After you have chosen a digital camera with specific resolution and storage, and after you have captured your desired images, how do you transfer the information stored in the camera to your computer? This page demonstrates some possible ways to transmit this information.

Compact Flash Cards

Information can either be transferred to your computer via PCMCIA adapters, USB adapters, or media readers. Some readers or adapters may not be able to read all types of compact flash cards. For example, USB adapters can only read the compact flash cards which have the "USB enabled" logo on the card. USB enabled cards may not be able to be read by media readers or by using PCMCIA adapters. Which of the cards below can be read by a USB adapter cable?

The following movies show the variety of ways the compact flash cards can be removed from the cameras and connected to the computers.

One of the simplest ways of moving information from a compact flash card to a computer is through the use of the PCMCIA slot. This slot is standard on most laptops, but desktops usually do not have them. Therefore, this standard option exists only for laptops. The adapters are relatively cheap (around $12), considering the cost of other adapters.
Simple USB connectors can also be used as a method to transferring images to the compter. The compact flash card must be USB enabled in order for this simple connection to work. These types of connectors are sometimes packaged with new USB enabled compact flash cards.
A third method is to use a media reader. In this example, we are using a Tri-Media reader, which reads 3.5 inch diskettes, smart media, and compact flash cards. Software drivers for the readers must be loaded into the computer before you can use the media reader.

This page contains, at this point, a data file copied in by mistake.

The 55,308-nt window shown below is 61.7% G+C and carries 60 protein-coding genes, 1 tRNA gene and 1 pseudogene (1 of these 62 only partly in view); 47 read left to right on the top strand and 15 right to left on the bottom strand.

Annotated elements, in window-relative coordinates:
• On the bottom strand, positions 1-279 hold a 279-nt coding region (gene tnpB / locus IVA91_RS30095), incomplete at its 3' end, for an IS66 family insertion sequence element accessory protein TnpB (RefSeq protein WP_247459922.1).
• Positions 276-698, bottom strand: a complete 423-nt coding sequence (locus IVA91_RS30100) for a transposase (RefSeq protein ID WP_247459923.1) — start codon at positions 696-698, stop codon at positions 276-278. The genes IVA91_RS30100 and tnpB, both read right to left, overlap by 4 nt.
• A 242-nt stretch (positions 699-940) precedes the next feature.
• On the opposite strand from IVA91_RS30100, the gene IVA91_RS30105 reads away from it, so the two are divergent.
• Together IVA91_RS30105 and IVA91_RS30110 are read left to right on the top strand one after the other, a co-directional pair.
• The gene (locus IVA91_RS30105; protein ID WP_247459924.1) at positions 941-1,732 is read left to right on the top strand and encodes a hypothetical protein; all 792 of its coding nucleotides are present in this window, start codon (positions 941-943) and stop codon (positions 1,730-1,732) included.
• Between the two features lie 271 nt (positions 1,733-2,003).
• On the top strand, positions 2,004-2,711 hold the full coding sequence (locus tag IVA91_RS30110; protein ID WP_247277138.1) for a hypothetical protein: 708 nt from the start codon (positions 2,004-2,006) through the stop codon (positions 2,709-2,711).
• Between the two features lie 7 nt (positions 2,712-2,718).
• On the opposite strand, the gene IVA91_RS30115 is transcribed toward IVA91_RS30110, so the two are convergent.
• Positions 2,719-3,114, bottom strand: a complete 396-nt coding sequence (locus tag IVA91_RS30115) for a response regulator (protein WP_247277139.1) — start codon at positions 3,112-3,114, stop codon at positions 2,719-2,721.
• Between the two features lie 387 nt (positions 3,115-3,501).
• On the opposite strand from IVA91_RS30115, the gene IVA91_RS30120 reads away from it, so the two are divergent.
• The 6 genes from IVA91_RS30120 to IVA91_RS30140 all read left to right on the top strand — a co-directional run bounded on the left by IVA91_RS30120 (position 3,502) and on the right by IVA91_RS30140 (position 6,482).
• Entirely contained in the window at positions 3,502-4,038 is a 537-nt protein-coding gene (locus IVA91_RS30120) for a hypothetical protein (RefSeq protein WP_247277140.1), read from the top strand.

Smart Media

The venue for transferring from smart media can include PCMCIA adapters, diskette adapters, or media readers.

One method for transferring images from the smart media removable storage to the computer is through the use of a 3.5" diskette adapter. Although it looks like a diskette, the device is more than a holder for the smart media. It is an electronic device which is powered by two small DC cells. This device is expensive, costing around $80.

Driver software must be installed in the computer for the adapter to function.


A second method is to use a media reader. In this example, we are using a Tri-Media reader, which reads 3.5 inch diskettes, smart media, and compact flash cards. The reader has three different slots for each of the media.

Driver software must be installed in the computer for the reader to work.


Memory Sticks

Memory sticks are the removable media developed by the Sony Corporation. The images stored on memory sticks can be transferred using PCMCIA adapters, and diskette adapters. We have also seen media readers available for memory sticks, but we do not own one to show as an example.

This movie shows the memory stick being used in a PCMCIA adapter. This adapter is quite expensive (around $80).
The memory stick can also be used with a device which looks like a 3.5" floppy, although it is quite more complex than a floppy. Driver software is required for this adapter for both Macintosh and Windows machines. Again, this adapter is rather expensive (around $80).

3.5 inch Diskettes

The 3.5 inch diskettes in the Sony cameras can be removed and read by any regular 3.5 inch diskette drive, or by other media readers which can read PC formatted diskettes. Keep in mind that only PC diskettes can be used in the cameras, which can also be read by Macintosh Power PCs.

This is one of the easiest ways to transfer the files to your computer. It is best if you copy the contents of the diskette to your hard drive before you manipulate the images. Then you can archive the diskette, or erase it for other purposes.

Direct Hardwire Connection

Many of the newer camera models now include a USB connector and software so the user can connect the camera directly to the computer to download the images onto the hard drive. First, load the driver software on the computer you will be using for image downloads. Then connect the camera to the computer via the USB cable. Then run the software which came with the camera to view and download the images.

©2000-2002 Dr. John Park for Science Junction, NC State University.
All rights reserved.
Last updated 07/25/02

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